Lethbridge Herald, The (Newspaper) - August 26, 1974, Lethbridge, Alberta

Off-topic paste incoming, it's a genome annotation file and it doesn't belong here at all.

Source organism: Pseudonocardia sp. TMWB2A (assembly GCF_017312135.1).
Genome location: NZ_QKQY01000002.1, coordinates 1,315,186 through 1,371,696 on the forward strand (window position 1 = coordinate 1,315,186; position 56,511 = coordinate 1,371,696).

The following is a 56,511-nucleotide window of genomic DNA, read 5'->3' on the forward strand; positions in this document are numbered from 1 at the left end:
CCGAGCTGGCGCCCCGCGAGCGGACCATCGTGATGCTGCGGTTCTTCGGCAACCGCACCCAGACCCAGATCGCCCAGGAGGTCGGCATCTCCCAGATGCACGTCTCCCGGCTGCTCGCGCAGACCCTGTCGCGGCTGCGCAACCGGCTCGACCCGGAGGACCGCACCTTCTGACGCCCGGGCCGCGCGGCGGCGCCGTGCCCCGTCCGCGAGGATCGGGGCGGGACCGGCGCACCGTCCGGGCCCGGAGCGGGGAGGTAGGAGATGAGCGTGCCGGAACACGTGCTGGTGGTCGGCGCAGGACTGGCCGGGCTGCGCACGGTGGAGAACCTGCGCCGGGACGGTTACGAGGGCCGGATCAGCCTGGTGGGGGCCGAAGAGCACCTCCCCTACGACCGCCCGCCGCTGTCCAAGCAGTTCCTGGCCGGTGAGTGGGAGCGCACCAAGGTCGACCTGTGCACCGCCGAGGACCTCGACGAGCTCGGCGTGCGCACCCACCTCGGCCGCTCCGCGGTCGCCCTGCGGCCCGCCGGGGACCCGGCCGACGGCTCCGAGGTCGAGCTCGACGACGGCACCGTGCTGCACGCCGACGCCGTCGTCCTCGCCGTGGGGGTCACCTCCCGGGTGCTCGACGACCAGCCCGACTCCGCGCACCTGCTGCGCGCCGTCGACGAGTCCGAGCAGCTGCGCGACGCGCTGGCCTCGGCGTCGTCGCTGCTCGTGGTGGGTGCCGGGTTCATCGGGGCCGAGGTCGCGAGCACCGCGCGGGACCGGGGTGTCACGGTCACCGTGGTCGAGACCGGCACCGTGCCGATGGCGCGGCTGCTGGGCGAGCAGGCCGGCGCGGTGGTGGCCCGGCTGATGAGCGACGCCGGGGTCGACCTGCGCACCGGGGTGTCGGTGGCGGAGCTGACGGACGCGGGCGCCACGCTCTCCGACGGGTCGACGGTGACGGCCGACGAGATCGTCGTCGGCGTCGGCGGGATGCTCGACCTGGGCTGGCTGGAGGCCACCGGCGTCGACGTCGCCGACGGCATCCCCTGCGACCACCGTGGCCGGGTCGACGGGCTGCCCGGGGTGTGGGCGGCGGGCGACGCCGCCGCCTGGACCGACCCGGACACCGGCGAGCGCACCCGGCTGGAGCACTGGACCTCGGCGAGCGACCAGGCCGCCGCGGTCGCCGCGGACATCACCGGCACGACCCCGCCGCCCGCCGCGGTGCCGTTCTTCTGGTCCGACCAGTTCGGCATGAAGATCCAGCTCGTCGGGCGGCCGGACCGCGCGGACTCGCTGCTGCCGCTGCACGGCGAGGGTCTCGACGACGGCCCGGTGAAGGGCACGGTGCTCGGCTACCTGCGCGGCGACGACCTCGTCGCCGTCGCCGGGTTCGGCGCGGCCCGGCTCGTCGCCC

LETHBRIDGE August Liberals may use wage, price controls The schools of Ulster The resumption of school in Lethbridge, with all the normal sights and sounds of school buses, rows of park- ed cycles, and small pedestrians in the back alleys at regular intervals, provides a sad contrast with a story from Ulster on the situation in the schools there after five years of urban guerrilla warfare. In beleaguered Belfast, attention must be paid to the routing of school buses and the staggering of hours so that children from a Protestant school do not meet children from a Catholic school, lest trouble erupt. The headmasters of two such schools on the opposite ends of one of the city's main thoroughfares have a daily "hotline" between their schools to try to prevent trouble. School outings are out, travelling to the public library to do research can be too dangerous, and after-school activities are not encouraged by the general situation. Rioting has supplanted smok- ing as the way to "prove" manhood among secondary students. The atten- dance rate is about 70 per cent. The most disastrous effects are felt within the classrooms. In most societies children are looked on as the hope of the future. The teachers interviewed for an article in the London Observer seemed to feel that this is not true in Ulster, that there are no seeds of tolerance or under- standing being planted and that any noticeable efforts along these lines are personally dangerous and generally rebuffed by the communities in which the schools exist, whether they are Protestant or Catholic. A teacher in a secondary Catholic school predicted that the pupils of today would be even more intractable as parents than their parents are. And in a Protestant secondary school a debate on the subject of "This House would meet violence with violence" produced a result so overwhelming that, in the words of one teacher, "We didn't bother to count the vote. They made it absolute- ly clear that, to them, the only good Fe- nian is a dead Fenian." Even the curriculum is divided and two different views of history are taught. Although attempts are made to be objec- tive, the teachers seem to feel that they are making little headway in changing the students' views of contemporary politics, and that the immediate outside world is completely overpowering the schools of Ulster. Some might feel that the London Observer story is exaggerated. But even a cursory knowledge of affairs in Northern Ireland should lead anyone to agree with the reporter's contention that "To be young in Ulster now is to be deprived of childhood." The Yanqui dollar Canada is not the only U.S. neighbor worrying about cultural, economic and political domination by the U.S. A recent report from Mexico states that in the capital city's main street, Insurgentes Avenue, there are more than 50 American style hamburger stands and only 10 taco stands. "O.K." is beginning to replace "esta bien" in ordinary conversation. Most of Mexico City's radio stations play American music most of the time. And "student leaders mutter about imperialistic plots to make Mexico another star in the American flag. The notion that American business was driven out of the country a few decades ago when Mexico nationalized railroads and oil interests is a false one. And the federal government's new policy of restricting foreign ownership to a minority of 49 per cent is not retroactive and will have little effect on businesses already established. Cultural transfer through the economic channels of what has been estimated as a billion American investment is apt to continue. The federal government, intellectuals and students seem concerned that a borrowed culture will swallow.up Mex- ico's identity but the rest of the popula- tion is reported to give little attention to this fear. Cultural inroads are much easier to spot in the smallest North American country than in Canada, the largest, because of the greater residual difference between U.S. and Mexican cultures and economies than between those ot Canada and the U.S. There is the usual dichotomous attitude among those who are concerned. As an instance, a student who expresses concern for loss of national identity nevertheless drives an American style car assembled in Mexico and has a "California or Bust" sticker on its window. And the owner of a taco stand which is losing business admits that he, also, likes the hamburgers served by his competitor across the street. In other words, problems stemming from proximity to a large, vital and powerful country are the same, in kind if not degree, whether one is south or north of its borders. ART BUCHWALD Not for wives Mr. Jack Valenti of the Motion Picture Producers Assn. has done a fine job with his rating system of films. In order to protect children, his association now informs people through the advertisements and outside the theatre whether they are suitable for the whole family, or just the adult part of it. The ratings start with G for the family, then go to M for mature audiences and finally to X where human beings under 16 are not ad- mitted. I am not criticizing Mr. Valenti's ratings but actually trying to improve on them. I think he should add another category to warn husbands what to expect. This rating on a film could be X-NFW which would stand for "not for wives." I say this because I went to a film the other night with my wife only to discover when We got to the theatre that it had an X rating. "What does that she wanted to know. "It means that this picture is an adult film, and only those of us who are mature enough and grown up enough to understand the im- plications of what the producer and writer and director are trying to say are permitted to see it." "You mean it's a dirty she said. "We must not use the word 'dirty' in describing a film. It is an art picture, aimed at a specific audience who wants more out of life than Doris Day and Rock Hudson." "Those billboards out front look pretty dir- ty to me." "What's the matter? Haven't you ever seen a girl tied behind a bulldozer "Not while it's knocking down a building." "Well, billboards never really show what the movie is about. It's just a way of getting you into the theatre." "I'd rather see she said. "Don't be square. If adults don't support X- rated films, who Before she could change her mind, I bought the tickets, and we went in. "The popcorn even looks my wife said. "Will you stop behaving like someone who only attends movies for the entire We sat down just behind six members of a motorcycle gang and next to an old man who was reading 'Candy' while the lights were on. Finally, the movie started. It opened up with a woman being whipped by 10 members of the Royal Canadian Mounted Police. "Let's my wife said. "We can't go until we've found out what she's done. Perhaps that's the way people are punished in Canada." "Nelson Eddy never whipped Jeanette MacDonald." The scene shifted to a pair of lumberjacks walking through the forest with their arms around each other. They stopped in a clearing. "That does my wife said. "I'm going." "But there's supposed to be a big scene between two girls from Toronto and three women from French Canada who want independence from the Commonwealth." She was on her way up the aisle, and I followed her. "I just want to ask you one she said as we were driving home. "What was the point of that Mountie kissing his "Oh, come on. Haven't you ever seen a man kiss a horse I said. "On the Super sports editor By Doug Walker Sports editor Pat Sullivan is rarely in his of- fice in the afternoons but his telephone rings with great frequency nonetheless. I try to ig- nore it because it means a considerable safari for me to get out of my office and around to his even though they are adjacent offices. D'Arcy Rickard, who sits just outside the sports office, usually answers the phone if he isn't out on an assignment. Normally D'Arc takes a phone number for Pat to call or he jots down the information the caller wants to give. But one afternoon I heard D'Arc say, "I'm sure Mr. Sullivan knows about it he's on top of everything." I don't know if D'Arc really holds Pat in that high esteem or whether he was just tired of being a sports writer. By Maurice Western, Herald Ottawa commentator OTTAWA It is fascinating, barely two months after the election, to read suggestions by business writers that the Government may, after all, be forced to implement price and income controls; probably in 1975. One of those being quoted is E. Wayne Clendinning, eco- nomic adviser to Richardson Securities of Canada. Mr. Clendinning thinks that the government will attempt first to restrain demand but that any gains are likely to be cancelled out as the economy feels the delayed pressure of the very large wage settlements now being negotiated or in prospect. There is certainly no very impressive evidence that inflation is slackening. On the contrary the summer has brought a number of sombre warnings that we are likely to experience, as some other countries have already ex- perienced, an unpleasant com- bination of continuing infla- tion coupled with recession. Mr. Clendinning's inter- esting point is that the Gov- ernment did not completely slam the door on a controls policy. This is accurate. No responsible Government could, in fact, rule them out in any and all circumstances and the Trudeau Government did not deny that a contingency program exists as insurance against the uncertain future. Mr. Turner argued vigorously that controls were inappropriate to the con- ditions of 1974; that is to say to an inflationary situation characterized, in the Government's view by the pull of demand. Thus a case can be made that the Government would be free to invoke controls if the situation changed, with rising costs becoming the principal generator of higher prices. But while Mr. ClendTnning may be right both in his read- ing of the economy and of Mr. Turner's speeches, he may also be according inadequate recognition to the political dif- ficulties which would now be involved in a change of course. In its first, and un- successful, attempt to bring inflation under control, the Trudeau Gvernment had the "It wasn't wine, women or song that was my downfall actually it was my sweet tooth." Prescription drugs create problems By Carl Rowan, syndicated commentator WASHINGTON Back in the days when grandma would scrape some bark off, a peach tree and concoct a brew which would fight your chest cold and "save you from consump- it was a sort of joke to complain that the cure was worse than the ailment. But in these days when drug companies are pumping out versions of pills and potions which supposedly cure just about anything, it is literally true that the medicine you take can be far more lethal than the ailment you seek to erase. Want your muscles relaxed, your nerves calmed, your cholesterol lowered, your appetite curbed, your child reduced from a noisy dynamo to a quiet, motionless angel? Just about every drug com- pany has more than one product it claims will do the job. But if you take the wrong drug you could suddenly develop cataracts, find your hair falling out, develop severe skin diseases or have withdrawal symptoms that are extremely severe, even fatal. Now, you and I ought not have to worry too much about taking some drug that does us monstrous damage, because too powerful protectors sup- posedly exist' The Food and Drug Ad- ministration (FDA) has a huge bureaucracy of scien- tists, doctors and other ex- perts who are supposed to in- sure that drugs are safe and reasonably effective as measured by the manufac- turer's claims before the drugs can be introduced onto the market. Our doctors, we assume, will never prescribe for us anything that they even remotely suspect could be seriously harmful. Alas, there has been power- ful public evidence of late that neither of these protectors can be relied on wholly. FDA scientists have given shocking and frightening testimony before the Senate health and administrative practice subcommittee that top officials in FDA: destroyed a system of reporting adverse reactions to drugs. and intimidated scientists who produced evidence that certain drugs should be barred from sale, the harassment including transfer of scientists away from study of a drug once it appeared that the scientist op- posed admission to the market to pharmaceutical companies information about scientific findings and ad- visory Committee deliberations with regard to questionable drugs. records of scien- tific findings or committee recommendations so as to permit a company to put a questionable drug on the market. In short, the testimony of the scientists suggests that FDA leadership has been more interested in staying in favor with the pill makers than in protecting the people. One might still feel reasonably protected by his physician if it weren't for the existence of what author Amanda Spake calls "prescription payola" in an article in the July issue of New Times magazine. Ms. Spake tells of a doctor who in three months prescrib- ed enough of a muscle relax- THE CASSEROLE In another interesting spin-off from last winter's so-called energy crisis, a professor of electrical engineering is advocating the building of thousands and thousands of wind- mills across the 1500 mile wind corridor that bisects the Great Plains. He calculates this infinitely renewable resource could supply at least a quarter of America's electricity needs, and at competitive prices. The install- ed cost per killowatt, he claims, would be somewhere between and the same as gas or oil fired stations, and far below the for nuclear plants or the to for hydro power. Remember wind-chargers? The English continue to surprise. Long known as ridiculously indulgent dog lovers, they are now debating proposals to reduce the dog population. Newspapers are publishing articles entitled "Down with "The dog and the like, while governments ponder ways to make dog owning less pop- ular. Ideas being considered are compulsory sterilization, raising license fees by several pounds, additional charges for un-spayed females, even higher prices for dog foods. There is plenty of opposition from dog lovers, naturally, but with nearly six million dogs in the land, and 2'A million being born every year, there's clamor for curbs, too. ant to win a portable televi- sion set, given by the manufacturer of the drug, the B. F Ascher pharmaceutical company. She says that the fiercely competitive drug manufacturers are "buying off doctors" and that "physicians are becoming medical frontmen for the big- time pushers in America today, the pharmaceutical houses." "Last Ms. Spake wrote, "the industry spent an estimated each on the nation's doctors, all in the hopes of convincing the physicians to prescribe drugs, and more of them. Through a massive sales force, two billion free samples, valuable gitts, tours, holiday trips and both mail and medical journal advertising, the companies spent billion on the doctors. The investment paid off. The industry saw a billion return in drug sales, averag- ing worth of prescrip- tion drugs per doctor." Obviously, not every doctor prescribes drugs to win a TV set or a trip to Hawaii. I know a couple of doctors who hate to administer any drug even aspirin. Nor do all the top of- ficials in FDA scheme and connive to please the drug in- dustry. But the evidence of misconduct is widespread enough, the dangers great enough, for us all to worry a bit. Which is why we ought to welcome those Senate hearings. And we ought to hope we get a federal con- sumer protection agency to give us just one more layer of safety from protectors who operate inside the bureaucracy. support of a majority in the House of Commons. It did face union opposition. At that time, however, price and in- come controls had yet to become an issue dividing the two great parties and had cer- tainly not been taken to the people for their verdict at the polls. Apart from the position of the unions, everything seems to have changed. Ministers ex- erted themselves in the elec- tion campaign to persuade the nation's voters not only that controls would be inequitable but also that they would prove unworkable. Various arguments were employed; the constitutional difficulties; the impossibility of controll- ing prices of imported goods; and. above all, the absence of a consensus. To succeed, a controls policy would require public support comparable to that enjoyed by the Govern- ment during the Second World War But this was forthcom- ing only, we were assured, because the country was prepared to make sacrifices m order to achieve victory over totalitarian enemies. If the Government in 1975 wishes to change course, how will it fashion an argument which will win general sup- port in other words overcome the resistance which the same government did its best to reinforce in 1974? The situa- tion might be easier if we were all economists, and thus responsivp to economic arguments, or if economists agreed among themselves. But neither condition exists and the second is against nature. However inflation is charac- terized, it benefits some peo- ple and creates an illusion of wellbeing among others. Those with reason to believe that they are doing well are not likely to change their at- titude to controls merely because inflation is given a new label It is much more likely that they would de- nounce a change of policy as a betrayal. "The Government, after its remarkable recovery from the near-defeat of 1972, must be given credit for good political judgment. Even a government with less im- pressive political credentials would be well aware that, in the event of change, all the arguments used by Ministers so convincingly in 1974 would be thrown back at them when controls were invoked. If matters develop as Mr. Clendinning suspects they and this is certainly 1975 may well be a year of considerable political anguish For Ministers, in such circumstances, will have to choose between their view of what ought to be done to rescue the economy and their view of what it is politically possible to do after their brave election stand. It is reasonable to assume that the Government, in the meantime, will do everything it can to avoid being caught in such a cruel dilemma. Various measures could be taken to dampen demand; restrictions, for example, on credit purchases such as those once contemplated, and even promised, by Edgar Benson. Improved supply policies would obviously help and voluntary restraint cannot be entirely dismissed; after all Mr. Ford, with the ex- ceptional public support en- joyed by a new President, did manage to limit General Motors to about nine-tenths of what it hoped to obtain in its latest price increase. These are possibilities. They seem at the moment less impressive than the new in- flationary pressure currently being pumped into the econ- omy. But with the economic outlook both here and abroad now so uncertain, most pre- dictions are carefully hedged and few resound with notes of confidence. Only time can prove or disprove Mr. Clen- dinning's hunch. It seems fair to suggest, however, that the Government will be very for- tunate indeed if the events of next year demonstrate that he was wrong. The LetlibruUjc Herald 504 7th St S. Lethbridge, Alberta LETHBRIDGE HERALD CO LTD Proprietors and Publishers Second Class Mail Registration No. 0012 CLEO MOWERS, Editor and Publisher The Dade County (Florida) Court has a novel suit to consider. A man who gave a tenth of his savings to a church is now suing for the return of his because he did not receive the "blessings, benefits and rewards" he says were promised to those who gave 10 per cent of their wealth to the church. DON H. PILLING Managing Editor DONALD R DORAM General Manager It has been calculated that Ford, G.M., Chrysler and American Motors together wil! spend over this year in advertis- ing and sales promotion. That figure is for the auto-makers themselves and does not include promotional expenditures of many thousands of dealers and distributors. ROY F MILES Advertising Manager DOUGLAS K WALKER Editorial Page Editor ROBERT M FENTON Circulation Manager KENNETH E. BARNETT Business Manager "THE HERALD SERVES THE SOUTH"